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Chile: Japan Shows Dangers of Using Nuclear Energy in an Earthquake-Prone Country

By Dialogo
March 18, 2011

I agree with Chile's inhabitants because we have to try to avoid death and destruction...Well, this the friend commenting on the first: well I think that the plant's safety should be improved. Take care!!
Chile, a highly earthquake-prone country, is debating the government’s initiatives on the use of nuclear energy, under the influence of the trauma of the disaster in Japan and a few days before Santiago is to sign a cooperation agreement on the subject with the United States.

The emergency – due to successive explosions at the Fukushima nuclear plant – sparked by the powerful earthquake that struck Japan on 11 March found Chile right in the middle of a debate on including nuclear energy in its energy grid, in a scenario of scarcity and urgent demands to increase its electricity generation.

Following the tragedy, however, considering that Chile’s risk of earthquakes is as high as Japan’s and that it suffered an 8.8-magnitude earthquake that also generated a tsunami a year ago, the possibility of building nuclear reactors is generating a different reaction.

“Until the earthquake in Japan, I was in favor of promoting nuclear energy. Now I have doubts,” indicated a senator from the ruling party, the Independent Democratic Union (UDI), Jaime Orpis.

“No doubt, the Japanese experience should be analyzed in order not to make their mistakes, but there is no justification for the country renouncing the development of nuclear energy in the short term,” a legislator from the same party, Juan Lobos, said for his part.

“Chile does not have a nuclear plan in effect. It does not have a plan for building nuclear plants, there are no nuclear power plants in Chile; therefore, let’s keep the scale of the debate in due proportion,” Energy Minister Laurence Golborne affirmed on 15 March.

Despite the existence of an official commitment to make no decisions about developing nuclear energy in the next ten years, Golborne himself traveled to France at the beginning of March in order to familiarize himself with developments in nuclear energy and sign a cooperation agreement in this area, involving the training of technicians.

The signing of another, similar nuclear cooperation agreement is planned for 18 March in Santiago, this time between Chile and the United States, days before a visit to Santiago by President Barack Obama, part of a trip that will also include Brazil and El Salvador.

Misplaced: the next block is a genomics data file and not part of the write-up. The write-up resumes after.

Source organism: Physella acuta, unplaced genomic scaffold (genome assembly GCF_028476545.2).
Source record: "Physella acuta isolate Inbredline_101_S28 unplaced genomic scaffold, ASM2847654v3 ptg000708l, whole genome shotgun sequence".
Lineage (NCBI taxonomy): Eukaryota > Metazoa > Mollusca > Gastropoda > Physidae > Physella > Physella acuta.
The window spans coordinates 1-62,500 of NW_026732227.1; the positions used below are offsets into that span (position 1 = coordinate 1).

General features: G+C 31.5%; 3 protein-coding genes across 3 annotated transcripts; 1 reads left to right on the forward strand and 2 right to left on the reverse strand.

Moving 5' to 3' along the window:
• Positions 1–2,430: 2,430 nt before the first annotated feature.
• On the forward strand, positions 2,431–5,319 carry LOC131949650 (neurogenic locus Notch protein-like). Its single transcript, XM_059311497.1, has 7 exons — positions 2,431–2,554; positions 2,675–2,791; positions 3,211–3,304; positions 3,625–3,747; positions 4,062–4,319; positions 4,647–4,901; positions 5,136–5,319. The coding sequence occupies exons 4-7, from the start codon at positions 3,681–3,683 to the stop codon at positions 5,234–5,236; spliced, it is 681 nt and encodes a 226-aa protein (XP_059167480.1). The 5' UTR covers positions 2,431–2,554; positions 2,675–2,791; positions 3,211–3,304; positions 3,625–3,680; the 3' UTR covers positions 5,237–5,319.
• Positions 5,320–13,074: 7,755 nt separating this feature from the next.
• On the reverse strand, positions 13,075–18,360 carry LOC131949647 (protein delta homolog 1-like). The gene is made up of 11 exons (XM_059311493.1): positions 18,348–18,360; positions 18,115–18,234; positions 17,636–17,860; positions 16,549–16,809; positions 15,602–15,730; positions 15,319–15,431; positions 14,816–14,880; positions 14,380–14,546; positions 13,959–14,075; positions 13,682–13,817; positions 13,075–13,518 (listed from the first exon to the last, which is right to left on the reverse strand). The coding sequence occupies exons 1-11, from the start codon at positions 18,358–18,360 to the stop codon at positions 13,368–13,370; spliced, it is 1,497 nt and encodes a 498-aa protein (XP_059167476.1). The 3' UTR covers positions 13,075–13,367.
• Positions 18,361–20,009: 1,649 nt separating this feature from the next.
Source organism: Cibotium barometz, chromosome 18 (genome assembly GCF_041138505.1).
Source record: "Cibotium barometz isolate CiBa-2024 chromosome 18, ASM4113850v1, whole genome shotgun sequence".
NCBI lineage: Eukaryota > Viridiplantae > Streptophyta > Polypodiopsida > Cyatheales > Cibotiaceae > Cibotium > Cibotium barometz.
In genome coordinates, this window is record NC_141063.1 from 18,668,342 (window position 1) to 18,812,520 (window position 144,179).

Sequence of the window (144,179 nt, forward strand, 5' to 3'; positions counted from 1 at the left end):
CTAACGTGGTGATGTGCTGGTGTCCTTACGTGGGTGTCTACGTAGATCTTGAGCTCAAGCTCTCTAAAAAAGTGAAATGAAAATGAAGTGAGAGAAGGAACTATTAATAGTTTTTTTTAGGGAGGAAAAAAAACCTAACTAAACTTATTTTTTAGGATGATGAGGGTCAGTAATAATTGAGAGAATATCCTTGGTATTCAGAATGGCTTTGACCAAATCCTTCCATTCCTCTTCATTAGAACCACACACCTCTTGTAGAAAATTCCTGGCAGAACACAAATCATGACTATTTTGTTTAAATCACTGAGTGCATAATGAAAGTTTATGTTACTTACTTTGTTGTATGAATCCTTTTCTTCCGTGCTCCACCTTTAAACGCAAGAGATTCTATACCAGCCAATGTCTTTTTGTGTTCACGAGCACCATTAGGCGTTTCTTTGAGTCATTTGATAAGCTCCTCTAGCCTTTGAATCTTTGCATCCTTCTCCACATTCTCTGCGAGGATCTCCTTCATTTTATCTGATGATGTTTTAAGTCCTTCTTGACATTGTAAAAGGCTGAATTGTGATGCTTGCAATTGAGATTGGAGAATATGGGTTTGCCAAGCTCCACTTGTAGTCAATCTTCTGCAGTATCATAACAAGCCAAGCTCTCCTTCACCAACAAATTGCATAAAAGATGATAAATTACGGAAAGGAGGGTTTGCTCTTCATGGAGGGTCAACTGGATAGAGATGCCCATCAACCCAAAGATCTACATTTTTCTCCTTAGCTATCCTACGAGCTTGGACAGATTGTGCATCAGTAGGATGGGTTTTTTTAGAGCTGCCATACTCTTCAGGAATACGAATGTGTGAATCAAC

“The Chilean government is moving forward on the nuclear debate behind the backs of its citizens,” Greenpeace Chile’s campaign coordinator, Samuel Leiva, told AFP.

“We’re opposed to the development of nuclear energy due to all that it entails, and particularly in Chile, which has a high level of seismic activity and is a country that is not prepared to tackle these development capabilities,” the environmentalist added.

Chile urgently needs to increase its energy generation, especially in order to feed a growing demand from the copper industry, in which the country is the world’s leading producer.

The country is a net fuel importer and bases its energy grid on hydroelectricity and thermoelectric power.

“We need to look further ahead and take a long-term view of the energy grid, and that means considering all available sources of energy: solar energy, wind energy, but also thermoelectric energy,” Minister Golborne said.

“Obviously, we can’t say no to everything; we have to say yes to something,” the minister added, alluding to the fierce criticism put forward by environmentalists who oppose a series of thermoelectric projects underway and the building of dams in Chilean Patagonia.

Chile already has two small experimental reactors, in the commune of La Reina and in Lo Aguirre in Santiago, used for medical and research purposes. Neither reactor was damaged in last year’s Chilean earthquake.





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